In your career before going on the bench, did you do trial work or appellate work, or a little bit of both?
Mostly trial work. One of the nice things about being in the USA, in Southern and Central districts in California is you do your own appeals. I argued a number of appeals before the Ninth Circuit. My first argument was a huge loss from the government. It was the constitutionality of one of the early DNA collection statutes. Now, DNA collection is standard and it’s the norm. People view it as a good thing because it’s accurate. We want law enforcement to be accurate, but there was a time when certain groups did not want the collection of DNA at all. They were afraid of what the government would do with the information.
I had a case that came out of a supervised release revocation of all things, which is minor in the scope of things. It’s a minor procedure in the federal system, but the guy refused to get his DNA taken. I had to argue why it was constitutional for the government to acquire it. A panel 2-1 said the DNA collection statute was unconstitutional. For the entire Ninth Circuit, 60 million people, all of a sudden, DNA collection under this federal statute was struck down. I had guys from the DA’s office in Idaho calling me. Montana called me, “What have you done?” That was rough. Judge Whitehouse was on the panel, so I knew it was going to be a tough road on that one. The Ninth Circuit came around en banc and upheld the statute. Ultimately, we prevailed. For your first argument before the Ninth Circuit to have DNA collection struck down for 60 million people wasn’t the best foot forward.
You got through it. It worked out okay for you. You mentioned en banc. Before we transition into oral arguments, this is a total inside baseball question. I’m curious about how does that work at the Ninth Circuit with so many judges?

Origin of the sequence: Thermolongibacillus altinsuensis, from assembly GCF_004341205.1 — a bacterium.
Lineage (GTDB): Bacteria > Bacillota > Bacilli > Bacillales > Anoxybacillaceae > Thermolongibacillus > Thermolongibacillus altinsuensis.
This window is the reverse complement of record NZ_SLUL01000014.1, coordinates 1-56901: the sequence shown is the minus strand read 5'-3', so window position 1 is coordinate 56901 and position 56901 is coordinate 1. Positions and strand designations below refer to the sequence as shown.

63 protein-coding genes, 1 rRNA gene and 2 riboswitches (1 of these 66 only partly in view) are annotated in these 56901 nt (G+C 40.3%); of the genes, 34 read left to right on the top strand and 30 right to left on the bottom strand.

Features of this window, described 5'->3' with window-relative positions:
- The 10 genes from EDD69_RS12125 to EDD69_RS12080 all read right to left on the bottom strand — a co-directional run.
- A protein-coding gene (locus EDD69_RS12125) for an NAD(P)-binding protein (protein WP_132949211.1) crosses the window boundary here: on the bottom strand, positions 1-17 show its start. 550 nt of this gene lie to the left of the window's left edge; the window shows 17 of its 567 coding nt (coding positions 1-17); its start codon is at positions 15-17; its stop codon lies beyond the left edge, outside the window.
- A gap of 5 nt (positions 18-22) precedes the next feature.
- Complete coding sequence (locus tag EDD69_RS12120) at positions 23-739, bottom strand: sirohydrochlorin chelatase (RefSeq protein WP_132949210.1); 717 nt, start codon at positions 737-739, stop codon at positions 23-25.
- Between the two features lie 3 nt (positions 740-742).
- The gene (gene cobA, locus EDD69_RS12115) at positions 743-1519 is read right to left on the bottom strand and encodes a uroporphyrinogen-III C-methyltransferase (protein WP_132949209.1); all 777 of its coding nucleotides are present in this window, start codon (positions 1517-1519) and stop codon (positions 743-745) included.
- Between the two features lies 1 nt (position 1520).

This is a great question because, unlike every other circuit, we do not do full en banc. We have 29 active judges but we only pull eleven for actual en banc decisions. One of them is a constant. One of them is the key. You have to look at it as we pulled 10 of 28. That’s how it works. The odds are for an en banc, I will not be involved in it. It’s a relatively low chance I’m going to be involved in it. It’s 1 in 3 that I’m going to be called for en banc. There have been a lot of people who have argued that our en banc process does not fully represent the court. There have been all kinds of studies back and forth on this.We want law enforcement to be accurate. Click To Tweet
You can have some statistical anomalies because you could have six members of the court deciding a case for the entire Ninth Circuit because it could be 6/5 decisions. Statistically, that is possible. There was one time before I was on the court where they upped it to fifteen judges on the court, but that apparently didn’t resolve the issue. That’s one of those complications of having a circuit this large. People have talked about having the super en banc or the full en banc of 29 judges. We do have facilities to make that happen. We do have courtrooms that can hold that many judges. It is tough to get a word in when there are eleven. I cannot imagine getting a word in there if there are 29.
It would be like an oral argument in the round surrounded by judges. It’s tough enough when you’ve got nine on our Supreme Court here in Texas, but that would be something to see.
To be clear, though, about who votes to hear en banc, all of the active judges can vote for that, but then who ends up being on the en banc panel is much smaller.